Textbook of Homoeopathic Materia Medica by Otto Leeser


Last modified on May 23rd, 2016



Before we start upon the real subject of this book, the doctrine of the mineral medicinal agents, it is proper to discuss the meaning of the constitutional method of consideration and constitutional therapy in homoeopathy. Likewise in this field the new orientation of homoeopathy and the inclusion of the therapeutic aim is decisive for obtaining a fixed point in the actual relations to be studied.


One must not forget that the point of departure for homoeopathy is a practical therapeutic one, and theory plays a secondary role. The method of treatment of disease according to the simile rule is oriented on the uttermost individualization. One proceeds from the proving on the healthy individuals whereby single individuals succumb to definite substances earlier than others and one recovers easier and earlier from effects than the other. These persons indicate that they have a lowered threshold to a stimulus in a definite direction; it may be that an organ shows itself as especially sensitive perhaps by the appearance of frequent micturition and burning from small doses of cantharis or a hypersensitivity of the entire person perhaps against phosphorus by the occurrence of a great number of disturbances of general well-being in a proving. Likewise drug proving on the healthy determines the differences of men in degree and direction of adaptability to the influences of materials of the environment. Now the homoeopathic method at the same time contains the task of again discovering these symptomatically demonstrated sensitivities in sick patients and indeed from the symptoms of their natural disease. These, too, are signs of failure against some type of damaging influence, signs of reversion, of insufficient adaptability of man or single-organ systems in certain directions. The finer the symptoms are, the earlier they appear, the more usable they are for the differentiations necessary here. The gross symptoms which forcibly appear in all men after sufficiently large doses are much less characteristic. So the physician familiar with the homoeopathic drug pictures recognizes in the rare, peculiar, many times often nonsensical sounding symptoms, the characteristics of the patient concerned, and with their help is able to determine the adaptability of the drug to a differential- therapeutic point (whereby he must always remain conscious of the danger of overpointing!). Thereby a special significance is gained exactly by the psychic symptoms and the so-called modalities, that is, the dependence of the symptoms, the improvement or aggravation by accompanying circumstances (weather, temperature, position of the body, time of day). According to the recognition of characteristic traits of a patient in an image of drug actions, one speaks in homoeopathy of a lachesis case, of a sulphur man or a phosphorus type. The originally practical therapeutic consideration becomes a fruitful discovery and division principle for constitutions.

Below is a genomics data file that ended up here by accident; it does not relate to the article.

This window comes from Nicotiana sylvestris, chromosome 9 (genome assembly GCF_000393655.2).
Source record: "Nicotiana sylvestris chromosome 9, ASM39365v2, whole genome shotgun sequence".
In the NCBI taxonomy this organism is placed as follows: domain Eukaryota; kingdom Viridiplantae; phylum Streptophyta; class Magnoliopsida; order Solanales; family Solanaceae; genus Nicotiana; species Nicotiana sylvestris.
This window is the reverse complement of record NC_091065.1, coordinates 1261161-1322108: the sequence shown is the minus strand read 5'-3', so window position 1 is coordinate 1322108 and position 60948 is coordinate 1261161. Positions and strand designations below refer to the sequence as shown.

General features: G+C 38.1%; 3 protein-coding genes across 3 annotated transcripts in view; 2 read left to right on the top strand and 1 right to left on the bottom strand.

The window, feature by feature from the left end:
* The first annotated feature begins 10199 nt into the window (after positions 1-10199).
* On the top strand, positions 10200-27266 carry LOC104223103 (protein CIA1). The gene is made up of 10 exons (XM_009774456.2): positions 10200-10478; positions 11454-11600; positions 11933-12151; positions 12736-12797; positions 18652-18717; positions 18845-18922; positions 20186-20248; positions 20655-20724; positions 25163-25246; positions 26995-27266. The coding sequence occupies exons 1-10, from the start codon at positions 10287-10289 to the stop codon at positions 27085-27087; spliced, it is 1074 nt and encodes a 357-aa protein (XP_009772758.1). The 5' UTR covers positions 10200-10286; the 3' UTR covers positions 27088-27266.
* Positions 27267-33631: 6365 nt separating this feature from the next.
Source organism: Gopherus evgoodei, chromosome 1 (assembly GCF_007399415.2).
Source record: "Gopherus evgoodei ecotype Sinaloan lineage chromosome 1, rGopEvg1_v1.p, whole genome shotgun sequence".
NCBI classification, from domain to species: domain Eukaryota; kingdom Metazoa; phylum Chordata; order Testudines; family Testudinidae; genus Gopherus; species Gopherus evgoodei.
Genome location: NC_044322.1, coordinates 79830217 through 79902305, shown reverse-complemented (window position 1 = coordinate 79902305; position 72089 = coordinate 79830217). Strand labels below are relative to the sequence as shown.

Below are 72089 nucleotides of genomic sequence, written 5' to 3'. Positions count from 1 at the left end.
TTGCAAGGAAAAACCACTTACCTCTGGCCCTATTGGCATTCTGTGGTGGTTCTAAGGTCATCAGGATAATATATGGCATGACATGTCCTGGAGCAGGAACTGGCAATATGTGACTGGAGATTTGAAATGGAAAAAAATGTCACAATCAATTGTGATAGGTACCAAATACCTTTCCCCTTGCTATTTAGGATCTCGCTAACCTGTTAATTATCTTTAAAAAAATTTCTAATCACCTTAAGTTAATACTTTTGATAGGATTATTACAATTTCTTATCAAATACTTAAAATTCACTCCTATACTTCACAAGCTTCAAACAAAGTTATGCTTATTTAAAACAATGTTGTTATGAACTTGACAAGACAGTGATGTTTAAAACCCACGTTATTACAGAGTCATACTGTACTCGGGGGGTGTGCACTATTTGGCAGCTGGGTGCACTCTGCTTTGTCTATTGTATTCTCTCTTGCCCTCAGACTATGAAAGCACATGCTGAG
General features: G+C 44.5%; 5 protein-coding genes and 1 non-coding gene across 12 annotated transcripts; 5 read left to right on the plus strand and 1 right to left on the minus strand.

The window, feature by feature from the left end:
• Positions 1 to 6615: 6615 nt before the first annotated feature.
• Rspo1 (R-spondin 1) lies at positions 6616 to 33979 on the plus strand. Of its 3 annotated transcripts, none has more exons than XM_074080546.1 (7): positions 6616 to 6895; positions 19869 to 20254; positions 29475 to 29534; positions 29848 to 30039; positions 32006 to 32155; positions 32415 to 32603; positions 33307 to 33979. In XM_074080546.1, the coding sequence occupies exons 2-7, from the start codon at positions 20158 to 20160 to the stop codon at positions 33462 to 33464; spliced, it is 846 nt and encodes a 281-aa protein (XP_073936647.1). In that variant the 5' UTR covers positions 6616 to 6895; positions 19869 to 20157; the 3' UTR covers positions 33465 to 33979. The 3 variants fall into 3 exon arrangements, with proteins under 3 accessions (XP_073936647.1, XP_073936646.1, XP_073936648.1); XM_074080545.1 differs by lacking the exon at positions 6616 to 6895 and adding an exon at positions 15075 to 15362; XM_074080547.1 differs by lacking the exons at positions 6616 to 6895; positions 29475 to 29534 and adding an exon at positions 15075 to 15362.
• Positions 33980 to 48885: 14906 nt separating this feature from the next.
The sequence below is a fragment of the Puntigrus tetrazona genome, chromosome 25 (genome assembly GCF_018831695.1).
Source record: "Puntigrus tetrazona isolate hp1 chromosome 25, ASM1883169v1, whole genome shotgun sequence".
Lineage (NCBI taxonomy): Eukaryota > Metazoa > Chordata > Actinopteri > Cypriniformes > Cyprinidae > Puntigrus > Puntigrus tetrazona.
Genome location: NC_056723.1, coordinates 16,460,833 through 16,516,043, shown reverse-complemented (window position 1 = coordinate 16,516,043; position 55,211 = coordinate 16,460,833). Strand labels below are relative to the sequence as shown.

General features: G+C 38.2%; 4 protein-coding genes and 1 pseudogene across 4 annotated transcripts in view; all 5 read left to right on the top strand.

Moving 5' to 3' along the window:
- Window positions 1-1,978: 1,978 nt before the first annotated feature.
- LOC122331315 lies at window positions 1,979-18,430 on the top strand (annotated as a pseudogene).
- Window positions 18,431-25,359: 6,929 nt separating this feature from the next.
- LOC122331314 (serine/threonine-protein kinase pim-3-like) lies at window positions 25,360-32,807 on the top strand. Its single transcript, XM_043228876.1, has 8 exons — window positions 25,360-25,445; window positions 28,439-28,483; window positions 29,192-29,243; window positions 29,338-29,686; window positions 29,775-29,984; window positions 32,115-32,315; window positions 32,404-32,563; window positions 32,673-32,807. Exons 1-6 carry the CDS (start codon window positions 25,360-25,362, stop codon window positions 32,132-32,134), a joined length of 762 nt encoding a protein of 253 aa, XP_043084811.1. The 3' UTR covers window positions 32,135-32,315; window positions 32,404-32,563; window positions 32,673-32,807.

This pivotal point of all homoeopathic constitutional considerations will be appreciated exactly if one will compare it with the modern doctrine of constitutions. The conception of a patient in terms of healing agents is found even in Paracelsus. Even at the beginning of the volume Paramirum it states: stress in our drugs the cure and not the causes because the healing shows us the cause. His successor of the last century, Rade-macher, has taken over the founding and the nomenclature of diseases ex juvantibus from him. But homoeopathy has though experiment, the proving on the healthy, first subjected the union of state of disease with drugs to systematic observation. Thereby an entirely new promising way is opened for the investigation of constitution.